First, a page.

(Rev 5:12) "Worthy is the Lamb, who was slain, to receive power and wealth and wisdom and strength and honor and glory and praise!"
Then John heard every creature in heaven and on earth and under the earth and on the sea, and all that is in them singing,
(Rev 5:13) "To him who sits on the throne and to the Lamb be praise and honor and glory and power, for ever and ever!"
When the four living creatures in the center, around the throne, heard all this praise to and for God they responded with "Amen" (Rev 5:14).

In 1 Corinthians 14 Paul stresses the need for an interpreter to be present when someone praises God in tongues for how can someone
(1Cor 14:16) who does not understand say "Amen" to your thanksgiving, since he does not know what you are saying?
Take note Paul assumes that Amen is said.

In all these passages Amen is a wholehearted and joyful response to the praise and worship of God. When God's name is praised God's people cannot help but shout out, "Amen, LORD, Amen!"

Let's say a choir or a soloist praises God in song; or there is a beautiful organ/piano or organ/trumpet duet. It is entirely appropriate and Biblical for God's people to respond to this praise of God with an Amen. That certainly is better than the applause we often hear in churches today.

C Third, Amen is also the closing of a statement of praise. This probably comes the closest to the way in which we use Amen -- as a conclusion to our praise and prayer. The Jewish song book, what we know as the Psalter or the Psalms, is divided into five sections. The first four sections all end with a word of praise concluded with an Amen:
(Ps 41:13) Praise be to the LORD, the God of Israel, from everlasting to everlasting. Amen and Amen.

(Ps 72:18-19) Praise be to the LORD God, the God of Israel, who alone does marvelous deeds. (19) Praise be to his glorious name forever; may the whole earth be filled with his glory. Amen and Amen.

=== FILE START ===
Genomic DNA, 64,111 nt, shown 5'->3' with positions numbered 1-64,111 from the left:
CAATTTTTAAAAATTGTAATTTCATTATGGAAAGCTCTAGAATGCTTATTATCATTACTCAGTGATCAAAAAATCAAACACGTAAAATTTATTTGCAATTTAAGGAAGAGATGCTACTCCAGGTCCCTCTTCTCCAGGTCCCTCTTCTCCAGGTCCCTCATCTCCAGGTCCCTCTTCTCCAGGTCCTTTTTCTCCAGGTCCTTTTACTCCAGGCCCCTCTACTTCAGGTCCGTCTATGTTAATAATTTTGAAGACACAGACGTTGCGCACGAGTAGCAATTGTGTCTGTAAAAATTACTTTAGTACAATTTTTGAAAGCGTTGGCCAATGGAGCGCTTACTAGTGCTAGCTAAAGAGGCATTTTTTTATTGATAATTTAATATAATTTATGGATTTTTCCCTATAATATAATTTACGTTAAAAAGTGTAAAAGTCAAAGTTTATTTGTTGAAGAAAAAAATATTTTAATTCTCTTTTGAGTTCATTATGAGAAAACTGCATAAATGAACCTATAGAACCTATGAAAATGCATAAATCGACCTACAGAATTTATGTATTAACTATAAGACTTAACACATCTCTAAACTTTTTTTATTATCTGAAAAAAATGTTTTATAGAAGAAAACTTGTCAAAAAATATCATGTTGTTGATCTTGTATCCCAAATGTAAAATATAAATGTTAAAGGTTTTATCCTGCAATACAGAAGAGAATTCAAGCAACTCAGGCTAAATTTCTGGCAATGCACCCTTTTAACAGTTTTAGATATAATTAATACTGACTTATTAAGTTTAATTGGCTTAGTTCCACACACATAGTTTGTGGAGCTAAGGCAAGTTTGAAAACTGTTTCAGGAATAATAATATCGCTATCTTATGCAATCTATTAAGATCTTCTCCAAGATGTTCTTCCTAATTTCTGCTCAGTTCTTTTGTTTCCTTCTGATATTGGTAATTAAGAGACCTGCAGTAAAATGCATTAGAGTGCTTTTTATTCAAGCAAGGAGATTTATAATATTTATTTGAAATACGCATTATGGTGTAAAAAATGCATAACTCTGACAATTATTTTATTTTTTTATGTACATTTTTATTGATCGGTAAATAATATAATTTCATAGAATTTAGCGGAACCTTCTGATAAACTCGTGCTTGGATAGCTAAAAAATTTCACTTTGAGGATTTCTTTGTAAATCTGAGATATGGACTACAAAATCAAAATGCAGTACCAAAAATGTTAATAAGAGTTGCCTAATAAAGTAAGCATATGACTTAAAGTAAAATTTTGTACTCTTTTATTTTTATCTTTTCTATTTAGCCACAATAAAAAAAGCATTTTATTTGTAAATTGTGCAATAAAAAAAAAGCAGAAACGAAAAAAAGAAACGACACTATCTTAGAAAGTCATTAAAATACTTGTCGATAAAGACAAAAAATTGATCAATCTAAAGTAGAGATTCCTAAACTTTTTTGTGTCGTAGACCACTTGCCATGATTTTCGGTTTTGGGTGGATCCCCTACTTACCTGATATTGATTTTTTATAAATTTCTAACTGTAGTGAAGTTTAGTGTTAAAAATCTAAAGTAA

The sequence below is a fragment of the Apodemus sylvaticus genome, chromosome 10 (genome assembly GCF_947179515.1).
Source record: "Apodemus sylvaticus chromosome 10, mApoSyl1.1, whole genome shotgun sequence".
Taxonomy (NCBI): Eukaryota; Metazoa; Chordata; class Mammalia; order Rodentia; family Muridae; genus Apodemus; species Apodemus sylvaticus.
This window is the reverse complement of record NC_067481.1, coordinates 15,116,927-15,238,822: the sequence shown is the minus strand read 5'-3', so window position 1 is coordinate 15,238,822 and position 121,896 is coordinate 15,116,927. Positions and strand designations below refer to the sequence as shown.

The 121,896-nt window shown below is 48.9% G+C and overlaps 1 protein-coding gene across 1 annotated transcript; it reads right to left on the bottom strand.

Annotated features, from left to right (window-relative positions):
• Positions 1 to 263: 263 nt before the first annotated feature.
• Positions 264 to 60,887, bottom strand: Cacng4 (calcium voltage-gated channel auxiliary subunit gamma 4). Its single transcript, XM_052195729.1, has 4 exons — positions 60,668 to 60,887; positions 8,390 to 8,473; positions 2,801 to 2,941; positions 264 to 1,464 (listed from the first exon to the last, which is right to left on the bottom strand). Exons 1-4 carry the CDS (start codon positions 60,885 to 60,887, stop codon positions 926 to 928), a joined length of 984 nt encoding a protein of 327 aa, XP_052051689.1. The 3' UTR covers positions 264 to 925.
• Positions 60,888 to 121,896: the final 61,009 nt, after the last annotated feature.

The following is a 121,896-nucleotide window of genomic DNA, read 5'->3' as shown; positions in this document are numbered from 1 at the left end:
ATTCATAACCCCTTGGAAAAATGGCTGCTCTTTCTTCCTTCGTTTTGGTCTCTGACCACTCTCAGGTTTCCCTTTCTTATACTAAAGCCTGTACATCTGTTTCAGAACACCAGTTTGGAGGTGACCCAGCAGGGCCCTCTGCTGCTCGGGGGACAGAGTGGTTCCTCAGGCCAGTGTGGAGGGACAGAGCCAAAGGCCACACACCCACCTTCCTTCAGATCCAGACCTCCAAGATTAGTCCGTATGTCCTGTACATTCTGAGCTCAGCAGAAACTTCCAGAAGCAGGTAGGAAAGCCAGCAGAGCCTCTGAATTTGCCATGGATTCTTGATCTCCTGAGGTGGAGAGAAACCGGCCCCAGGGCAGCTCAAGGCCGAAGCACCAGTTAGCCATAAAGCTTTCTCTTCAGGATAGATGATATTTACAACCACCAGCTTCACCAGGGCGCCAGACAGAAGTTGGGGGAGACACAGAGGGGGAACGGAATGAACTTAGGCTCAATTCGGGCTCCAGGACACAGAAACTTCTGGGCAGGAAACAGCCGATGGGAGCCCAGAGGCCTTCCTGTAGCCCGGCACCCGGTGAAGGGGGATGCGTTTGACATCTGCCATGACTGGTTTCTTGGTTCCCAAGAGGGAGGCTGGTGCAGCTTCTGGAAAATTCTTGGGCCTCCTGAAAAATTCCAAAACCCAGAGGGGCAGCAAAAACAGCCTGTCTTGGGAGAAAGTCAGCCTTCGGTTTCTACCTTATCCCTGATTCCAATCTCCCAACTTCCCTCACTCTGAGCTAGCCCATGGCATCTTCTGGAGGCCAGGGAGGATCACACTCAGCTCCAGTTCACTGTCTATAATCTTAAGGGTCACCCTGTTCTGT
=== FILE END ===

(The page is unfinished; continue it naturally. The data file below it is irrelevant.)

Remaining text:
(Ps 89:52) Praise be to the LORD forever! Amen and Amen.

(Ps 106:48) Praise be to the LORD, the God of Israel, from everlasting to everlasting. Let all the people say, "Amen!" Praise the LORD.

Not just in the Psalms but throughout the New Testament too we see Amen used as the conclusion of a word of praise to God. For instance, in eight chapters in Romans Paul talks about the marvelous, electing grace and mercy of God. Finally he can restrain himself no longer and simply has to sing a word of praise to God, a word of praise concluded with Amen:
(Rom 11:33-36) Oh, the depth of the riches of the wisdom and knowledge of God! How unsearchable his judgments, and his paths beyond tracing out! (34) "Who has known the mind of the Lord? Or who has been his counselor?" (35) "Who has ever given to God, that God should repay him?" (36) For from him and through him and to him are all things. To him be the glory forever! Amen.

Jude, a servant of Jesus Christ and a brother of James, is the same as Paul. He too concludes a word of praise with an Amen:
Jude 24-25 To him who is able to keep you from falling and to present you before his glorious presence without fault and with great joy-- (25) to the only God our Savior be glory, majesty, power and authority, through Jesus Christ our Lord, before all ages, now and forevermore! Amen.